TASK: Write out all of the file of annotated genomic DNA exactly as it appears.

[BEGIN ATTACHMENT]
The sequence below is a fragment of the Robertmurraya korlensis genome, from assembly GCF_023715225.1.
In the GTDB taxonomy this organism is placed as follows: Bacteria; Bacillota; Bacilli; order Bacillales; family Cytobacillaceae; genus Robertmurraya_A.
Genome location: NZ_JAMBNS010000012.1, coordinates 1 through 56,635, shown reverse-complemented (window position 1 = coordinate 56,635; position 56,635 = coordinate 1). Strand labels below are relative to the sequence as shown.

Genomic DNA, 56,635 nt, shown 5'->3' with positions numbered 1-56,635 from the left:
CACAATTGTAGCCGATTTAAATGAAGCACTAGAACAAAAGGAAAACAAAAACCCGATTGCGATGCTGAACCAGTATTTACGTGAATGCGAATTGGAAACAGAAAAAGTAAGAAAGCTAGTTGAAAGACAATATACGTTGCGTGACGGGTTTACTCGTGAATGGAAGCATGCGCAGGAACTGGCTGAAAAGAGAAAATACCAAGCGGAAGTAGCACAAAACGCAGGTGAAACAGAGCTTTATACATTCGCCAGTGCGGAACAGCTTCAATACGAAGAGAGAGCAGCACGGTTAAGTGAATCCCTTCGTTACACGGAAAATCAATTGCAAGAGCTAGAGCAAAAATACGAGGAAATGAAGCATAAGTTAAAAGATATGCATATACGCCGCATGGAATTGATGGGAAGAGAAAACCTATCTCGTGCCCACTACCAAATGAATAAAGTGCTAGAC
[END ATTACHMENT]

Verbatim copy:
The sequence below is a fragment of the Robertmurraya korlensis genome, from assembly GCF_023715225.1.
In the GTDB taxonomy this organism is placed as follows: Bacteria; Bacillota; Bacilli; order Bacillales; family Cytobacillaceae; genus Robertmurraya_A.
Genome location: NZ_JAMBNS010000012.1, coordinates 1 through 56,635, shown reverse-complemented (window position 1 = coordinate 56,635; position 56,635 = coordinate 1). Strand labels below are relative to the sequence as shown.

Genomic DNA, 56,635 nt, shown 5'->3' with positions numbered 1-56,635 from the left:
CACAATTGTAGCCGATTTAAATGAAGCACTAGAACAAAAGGAAAACAAAAACCCGATTGCGATGCTGAACCAGTATTTACGTGAATGCGAATTGGAAACAGAAAAAGTAAGAAAGCTAGTTGAAAGACAATATACGTTGCGTGACGGGTTTACTCGTGAATGGAAGCATGCGCAGGAACTGGCTGAAAAGAGAAAATACCAAGCGGAAGTAGCACAAAACGCAGGTGAAACAGAGCTTTATACATTCGCCAGTGCGGAACAGCTTCAATACGAAGAGAGAGCAGCACGGTTAAGTGAATCCCTTCGTTACACGGAAAATCAATTGCAAGAGCTAGAGCAAAAATACGAGGAAATGAAGCATAAGTTAAAAGATATGCATATACGCCGCATGGAATTGATGGGAAGAGAAAACCTATCTCGTGCCCACTACCAAATGAATAAAGTGCTAGAC